DHCP Not responding

Decided to switch from the router to the Pi-Hole as my DHCP server. Copied over all my reserved allocations, copied the setting from the router. Set the IP addresses in the PI to be static, same as the router reservation. So far so good.

Enabling the Pi and disabling the router, not actually getting an address either for the reserved HW or within the normal DHCP range. Times out waiting both my Windows VM and my desktop. However, if I use NMAP to query all seems to be working I get an address returned.

i.e.
This is from the Pi-Hole

sudo nmap --script broadcast-dhcp-discover -e eth0
Starting Nmap 7.80 ( https://nmap.org ) at 2021-06-08 09:54 +08
Pre-scan script results:
| broadcast-dhcp-discover: 
|   Response 1 of 1: 
|     IP Offered: 192.168.70.69
|     DHCP Message Type: DHCPOFFER
|     Server Identifier: 192.168.70.250
|     IP Address Lease Time: 2m00s
|     Renewal Time Value: 1m00s
|     Rebinding Time Value: 1m45s
|     Subnet Mask: 255.255.255.0
|     Broadcast Address: 192.168.70.255
|     Domain Name: lan
|     Domain Name Server: 192.168.70.250, 192.168.70.200
|_    Router: 192.168.70.1

& the router

sudo nmap --script broadcast-dhcp-discover -e eth0
Starting Nmap 7.80 ( https://nmap.org ) at 2021-06-08 10:04 +08
Pre-scan script results:
| broadcast-dhcp-discover: 
|   Response 1 of 1: 
|     IP Offered: 192.168.70.90
|     DHCP Message Type: DHCPOFFER
|     Server Identifier: 192.168.70.1
|     IP Address Lease Time: 2m00s
|     Renewal Time Value: 1m00s
|     Rebinding Time Value: 1m45s
|     Subnet Mask: 255.255.255.0
|     Broadcast Address: 192.168.70.255
|     Domain Name Server: 192.168.70.250, 192.168.70.200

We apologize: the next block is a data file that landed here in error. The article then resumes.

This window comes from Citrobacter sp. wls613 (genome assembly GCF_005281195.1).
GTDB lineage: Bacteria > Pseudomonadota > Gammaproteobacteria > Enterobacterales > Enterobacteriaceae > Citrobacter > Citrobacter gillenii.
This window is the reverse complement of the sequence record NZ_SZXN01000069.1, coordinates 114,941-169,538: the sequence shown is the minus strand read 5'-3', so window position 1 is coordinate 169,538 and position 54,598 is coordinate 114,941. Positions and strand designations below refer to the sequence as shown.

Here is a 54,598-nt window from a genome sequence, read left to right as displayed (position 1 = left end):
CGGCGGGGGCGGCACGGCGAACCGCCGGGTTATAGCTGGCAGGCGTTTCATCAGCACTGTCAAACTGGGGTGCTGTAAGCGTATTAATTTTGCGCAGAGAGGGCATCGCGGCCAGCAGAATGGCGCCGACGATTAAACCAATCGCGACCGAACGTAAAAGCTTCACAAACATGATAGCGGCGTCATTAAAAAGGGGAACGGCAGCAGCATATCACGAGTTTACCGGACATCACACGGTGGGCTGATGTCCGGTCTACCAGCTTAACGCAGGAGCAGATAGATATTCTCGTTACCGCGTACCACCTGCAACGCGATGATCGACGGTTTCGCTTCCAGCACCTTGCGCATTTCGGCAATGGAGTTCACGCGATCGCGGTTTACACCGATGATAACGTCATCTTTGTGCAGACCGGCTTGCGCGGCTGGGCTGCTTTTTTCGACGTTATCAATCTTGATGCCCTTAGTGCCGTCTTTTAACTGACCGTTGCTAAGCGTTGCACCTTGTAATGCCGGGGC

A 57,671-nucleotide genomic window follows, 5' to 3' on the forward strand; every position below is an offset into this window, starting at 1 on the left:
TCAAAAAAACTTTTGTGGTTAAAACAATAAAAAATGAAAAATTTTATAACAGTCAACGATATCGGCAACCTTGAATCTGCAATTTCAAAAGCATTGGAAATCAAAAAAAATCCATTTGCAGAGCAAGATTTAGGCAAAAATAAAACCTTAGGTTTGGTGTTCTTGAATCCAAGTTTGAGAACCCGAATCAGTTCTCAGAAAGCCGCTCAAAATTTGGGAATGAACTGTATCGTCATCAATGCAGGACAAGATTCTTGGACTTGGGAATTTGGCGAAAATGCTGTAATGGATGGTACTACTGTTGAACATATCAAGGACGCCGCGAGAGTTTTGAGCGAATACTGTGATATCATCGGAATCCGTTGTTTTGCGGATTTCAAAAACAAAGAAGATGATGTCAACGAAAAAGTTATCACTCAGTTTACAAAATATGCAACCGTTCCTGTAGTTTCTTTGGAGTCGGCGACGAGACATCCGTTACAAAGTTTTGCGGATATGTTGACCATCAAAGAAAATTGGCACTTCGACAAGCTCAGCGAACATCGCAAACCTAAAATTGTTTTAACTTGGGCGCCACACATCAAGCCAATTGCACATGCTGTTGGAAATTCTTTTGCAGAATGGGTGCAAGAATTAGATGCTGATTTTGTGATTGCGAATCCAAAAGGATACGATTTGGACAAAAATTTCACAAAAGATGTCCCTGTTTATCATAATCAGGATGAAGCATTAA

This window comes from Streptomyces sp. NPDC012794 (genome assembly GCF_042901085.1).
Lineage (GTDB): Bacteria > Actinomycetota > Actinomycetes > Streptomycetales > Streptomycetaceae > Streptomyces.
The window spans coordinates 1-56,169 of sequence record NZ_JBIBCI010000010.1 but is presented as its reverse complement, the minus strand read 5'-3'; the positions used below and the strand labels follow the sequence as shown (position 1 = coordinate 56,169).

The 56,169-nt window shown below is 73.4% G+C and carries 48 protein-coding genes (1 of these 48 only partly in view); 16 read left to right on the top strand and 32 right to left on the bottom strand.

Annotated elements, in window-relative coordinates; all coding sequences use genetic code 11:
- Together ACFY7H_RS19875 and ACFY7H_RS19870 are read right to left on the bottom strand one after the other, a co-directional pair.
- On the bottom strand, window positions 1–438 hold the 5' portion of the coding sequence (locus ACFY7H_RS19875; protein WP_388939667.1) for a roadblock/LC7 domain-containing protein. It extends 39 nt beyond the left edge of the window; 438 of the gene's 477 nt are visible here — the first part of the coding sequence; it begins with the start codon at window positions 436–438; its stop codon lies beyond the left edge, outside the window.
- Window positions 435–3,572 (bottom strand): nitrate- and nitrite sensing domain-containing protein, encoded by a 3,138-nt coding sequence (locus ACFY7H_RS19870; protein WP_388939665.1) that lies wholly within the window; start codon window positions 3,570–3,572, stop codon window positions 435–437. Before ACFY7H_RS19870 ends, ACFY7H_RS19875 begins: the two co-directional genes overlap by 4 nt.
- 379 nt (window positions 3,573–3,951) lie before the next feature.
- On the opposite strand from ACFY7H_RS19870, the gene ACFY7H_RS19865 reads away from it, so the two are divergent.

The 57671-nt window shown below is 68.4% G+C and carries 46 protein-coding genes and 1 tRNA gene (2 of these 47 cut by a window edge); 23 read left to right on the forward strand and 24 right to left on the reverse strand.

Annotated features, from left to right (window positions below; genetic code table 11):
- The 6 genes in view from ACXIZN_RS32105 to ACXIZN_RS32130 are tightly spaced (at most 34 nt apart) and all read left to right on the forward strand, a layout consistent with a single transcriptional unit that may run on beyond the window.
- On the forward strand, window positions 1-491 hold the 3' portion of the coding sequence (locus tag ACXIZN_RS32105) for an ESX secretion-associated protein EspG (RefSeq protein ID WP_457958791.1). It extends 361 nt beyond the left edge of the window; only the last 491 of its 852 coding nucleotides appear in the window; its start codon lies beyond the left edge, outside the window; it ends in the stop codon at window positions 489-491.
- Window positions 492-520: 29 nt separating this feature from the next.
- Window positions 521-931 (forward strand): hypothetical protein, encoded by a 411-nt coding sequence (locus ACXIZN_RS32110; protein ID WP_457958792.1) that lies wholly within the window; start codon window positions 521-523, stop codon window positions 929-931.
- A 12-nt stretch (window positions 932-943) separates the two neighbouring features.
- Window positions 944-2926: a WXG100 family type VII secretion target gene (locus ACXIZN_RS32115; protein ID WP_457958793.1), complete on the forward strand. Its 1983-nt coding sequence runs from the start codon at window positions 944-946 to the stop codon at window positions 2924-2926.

|_    Router: 192.168.70.1

As a DNS server it has been fine for ages. I was just planning on building a router out of another Pi and figured at least for now to give me one less thing to do I'd offload the DHCP

Please upload a debug log and post just the token that is generated after the log is uploaded by running the following command from the Pi-hole host terminal:

pihole -d

or do it through the Web interface:

Tools > Generate Debug Log

I've turned the DHCP server back on so it is active and moved the range it allocates outside of that the router allocates. i.e. the router is .60 -.99, pi-hole .120 - .129 in case it reports 2 server active when the debug run. Didn't want to knock Mrs B off in the middle of her classes.

nqdix0uqe1

What DNS server is this?

dns-server: 192.168.70.200

That's the pi-hole, the Wi-Fi interface, I forget which now but something complained with only 1 DNS server so I have it set to 'Listen on all interfaces' and put that is as the 2nd DNS.

I went through and removed .200 and that reminded me what the issue is. If I leave it blank in the router then the router returns the gateway address i.e. itself and then forwards the request to the DNS on the WAN, currently OpenDNS so bypasses the Pi-Hole for 1/2 the requests.

You don't want that. Try the following things in order on the router DHCP settings:

  1. Pi-hole IP listed twice.
  2. Unused IP from your LAN listed in the second spot.
  3. 0.0.0.0 in the second spot

Thanks.

Okay done that. listed Pi-Hole twice in the router and that's working, removed it from the Pi DHCP configuration too, so there is only the single DNS there. I've put Wireshark on and can see what is happening or rather is not happening.

Using nmap the Pi-Hole responds to the DHCP discover but from the other clients does not. Although sometimes I am seeing broadcast DHCP request with no discover preceding it and sometimes the clients will send a request direct to the router

The only difference I can see is with nmap there is a source IP rather than 0.0.0.0 broadcast since it comes form an already established client. Everyone else is up and expecting internet so will have to put it back to normal for now.

Your above observation seems normal.

An active DHCP client that already has acquired a lease will begin lease renewal by direct unicasts to the DHCP server that issued that lease. Only when that DHCP server is not responding or denying the request will a client try to renegotiate a lease by broadcasting for available DHCP servers again.

Also, note that nmap's broadcast-dhcp-discover script is not telling you the full truth when multiple DHCP servers are present on the same link, as it registers only the very first DHCP answer it receives.

I am only having one server active at any time.

I've since setup the server on my NAS to prove that it is not a network thing and that works fine, responds to clients and to nmap. Tried again this morning before everyone else was up and needing stuff working but no joy from the Pi from clients.